Internet companies urged to do more to tackle illegal content

Internet companies must do more to rid their platforms of content that fuels youth violence, the Government has said.

Home Secretary Amber Rudd will press social media firms to step up their response following a spate of murders in London.

The Home Office said gangs often post videos online that "seek to incite violence or glamorise criminality to influence young people".

A spokesman said: "The instant nature of social media also means that plans develop rapidly and disputes can escalate very quickly.

"The Government, voluntary sector and other partners are working with social media companies to ensure measures deliver real results and raise the level of online safety for users.

"We are clear that internet companies must go further and faster to tackle illegal content online.

"It is already an offence to incite, assist or encourage violence online and we will continue to support proactive operational police action to tackle offences perpetrated online."

The Government is finalising plans for a new strategy to tackle serious violence, which is expected to be published next week.

"It will examine how social media usage can drive violent crime and focus on building on the progress and relationships made with social media providers and the police to identify where we can take further, preventative action relevant to tackling serious violence," the Home Office said.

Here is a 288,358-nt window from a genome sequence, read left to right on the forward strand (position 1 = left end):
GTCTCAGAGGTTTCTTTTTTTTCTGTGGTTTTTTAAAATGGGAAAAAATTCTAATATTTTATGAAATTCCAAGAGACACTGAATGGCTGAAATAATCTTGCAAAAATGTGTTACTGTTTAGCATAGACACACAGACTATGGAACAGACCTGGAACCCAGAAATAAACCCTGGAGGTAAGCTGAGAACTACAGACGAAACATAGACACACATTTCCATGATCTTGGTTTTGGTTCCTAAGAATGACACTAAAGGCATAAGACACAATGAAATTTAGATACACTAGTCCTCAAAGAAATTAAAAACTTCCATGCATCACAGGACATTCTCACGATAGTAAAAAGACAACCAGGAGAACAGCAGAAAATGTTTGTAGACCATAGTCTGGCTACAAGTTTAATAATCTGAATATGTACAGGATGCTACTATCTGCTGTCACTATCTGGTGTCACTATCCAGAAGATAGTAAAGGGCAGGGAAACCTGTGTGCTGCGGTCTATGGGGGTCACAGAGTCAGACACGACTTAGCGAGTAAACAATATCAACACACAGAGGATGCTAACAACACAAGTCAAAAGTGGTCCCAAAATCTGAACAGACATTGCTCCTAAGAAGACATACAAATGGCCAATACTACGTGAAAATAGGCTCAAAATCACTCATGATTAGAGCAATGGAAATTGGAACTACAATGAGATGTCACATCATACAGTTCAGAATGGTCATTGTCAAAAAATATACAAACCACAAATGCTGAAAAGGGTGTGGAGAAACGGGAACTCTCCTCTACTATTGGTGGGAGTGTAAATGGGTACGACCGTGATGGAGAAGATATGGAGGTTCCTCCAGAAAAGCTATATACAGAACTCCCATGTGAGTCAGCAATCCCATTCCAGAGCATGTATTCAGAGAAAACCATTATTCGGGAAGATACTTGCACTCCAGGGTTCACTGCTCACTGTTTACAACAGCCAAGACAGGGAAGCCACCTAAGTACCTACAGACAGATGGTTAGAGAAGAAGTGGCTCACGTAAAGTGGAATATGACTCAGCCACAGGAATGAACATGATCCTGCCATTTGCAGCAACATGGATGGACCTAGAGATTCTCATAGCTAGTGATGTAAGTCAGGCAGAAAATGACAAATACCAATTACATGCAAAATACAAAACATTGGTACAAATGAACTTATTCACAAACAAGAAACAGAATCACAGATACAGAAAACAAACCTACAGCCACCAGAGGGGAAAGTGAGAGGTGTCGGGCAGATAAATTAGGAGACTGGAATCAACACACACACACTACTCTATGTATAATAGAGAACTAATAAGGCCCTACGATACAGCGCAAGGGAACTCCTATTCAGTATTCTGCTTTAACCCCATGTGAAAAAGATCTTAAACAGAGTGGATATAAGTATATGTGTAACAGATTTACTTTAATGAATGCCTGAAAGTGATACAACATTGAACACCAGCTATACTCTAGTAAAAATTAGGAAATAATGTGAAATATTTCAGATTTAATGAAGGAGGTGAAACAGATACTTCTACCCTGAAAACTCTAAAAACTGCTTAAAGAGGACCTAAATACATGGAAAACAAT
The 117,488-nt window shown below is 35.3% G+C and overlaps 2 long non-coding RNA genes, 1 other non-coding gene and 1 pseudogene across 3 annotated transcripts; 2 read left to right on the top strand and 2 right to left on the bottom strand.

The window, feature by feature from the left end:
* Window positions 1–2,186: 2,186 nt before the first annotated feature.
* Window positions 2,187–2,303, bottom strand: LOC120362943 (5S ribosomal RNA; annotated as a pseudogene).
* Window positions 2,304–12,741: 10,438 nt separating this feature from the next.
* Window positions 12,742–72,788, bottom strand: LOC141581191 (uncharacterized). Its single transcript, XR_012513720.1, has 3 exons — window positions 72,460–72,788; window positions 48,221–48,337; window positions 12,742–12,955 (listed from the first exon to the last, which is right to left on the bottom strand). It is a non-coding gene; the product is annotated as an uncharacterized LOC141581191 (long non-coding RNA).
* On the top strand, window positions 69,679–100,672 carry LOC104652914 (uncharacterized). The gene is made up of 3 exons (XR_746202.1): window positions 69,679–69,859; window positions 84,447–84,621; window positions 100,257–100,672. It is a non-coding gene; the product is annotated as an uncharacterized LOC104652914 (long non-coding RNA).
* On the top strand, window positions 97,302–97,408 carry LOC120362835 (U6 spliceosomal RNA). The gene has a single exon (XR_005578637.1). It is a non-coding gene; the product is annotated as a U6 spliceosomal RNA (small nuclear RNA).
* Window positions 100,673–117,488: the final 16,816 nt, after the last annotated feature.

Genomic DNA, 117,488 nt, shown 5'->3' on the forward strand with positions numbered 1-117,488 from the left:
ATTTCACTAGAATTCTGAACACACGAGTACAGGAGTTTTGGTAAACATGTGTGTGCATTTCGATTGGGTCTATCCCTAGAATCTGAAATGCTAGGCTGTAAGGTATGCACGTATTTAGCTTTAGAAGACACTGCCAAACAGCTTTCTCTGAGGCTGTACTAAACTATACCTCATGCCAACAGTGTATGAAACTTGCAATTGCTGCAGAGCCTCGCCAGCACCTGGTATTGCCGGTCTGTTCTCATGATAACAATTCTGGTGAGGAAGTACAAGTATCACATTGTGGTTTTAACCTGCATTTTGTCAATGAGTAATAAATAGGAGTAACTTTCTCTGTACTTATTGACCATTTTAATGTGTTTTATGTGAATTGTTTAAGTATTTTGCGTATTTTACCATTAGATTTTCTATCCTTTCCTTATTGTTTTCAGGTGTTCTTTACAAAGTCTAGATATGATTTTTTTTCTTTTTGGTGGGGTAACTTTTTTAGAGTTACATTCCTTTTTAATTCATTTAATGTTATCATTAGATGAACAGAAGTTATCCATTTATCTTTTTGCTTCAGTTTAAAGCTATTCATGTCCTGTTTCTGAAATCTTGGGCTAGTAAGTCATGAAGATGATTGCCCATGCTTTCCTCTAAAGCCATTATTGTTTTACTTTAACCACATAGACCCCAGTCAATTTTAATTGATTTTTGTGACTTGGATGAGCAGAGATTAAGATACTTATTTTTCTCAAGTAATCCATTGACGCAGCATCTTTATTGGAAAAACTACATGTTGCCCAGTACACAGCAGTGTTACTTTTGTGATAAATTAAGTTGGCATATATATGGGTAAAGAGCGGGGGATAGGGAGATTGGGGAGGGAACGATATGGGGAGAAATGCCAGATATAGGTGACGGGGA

It will also "put a stronger focus on steering young people away from violence whilst continuing to ensure the strongest possible law enforcement response", the department added.

Technology companies have already been pressed by ministers to take a more proactive approach to terrorist and child abuse content.

The latest call for action comes amid mounting concern that social media could be helping drive a deadly spate of violence in London.

(PA Graphics)
(PA Graphics)

At the weekend Britain's most senior police officer warned that trivial disputes online can escalate "within minutes".

Metropolitan Police Commissioner Cressida Dick told The Times: "There's definitely something about the impact of social media in terms of people being able to go from slightly angry with each other to 'fight' very quickly."

Former home secretary Lord Blunkett said the biggest difference between violent crime today and when he was in Government is the "dangerous influence of social media".

Writing in the Daily Mail, he said: "Viral videos make the unthinkable seem normal in no time at all."

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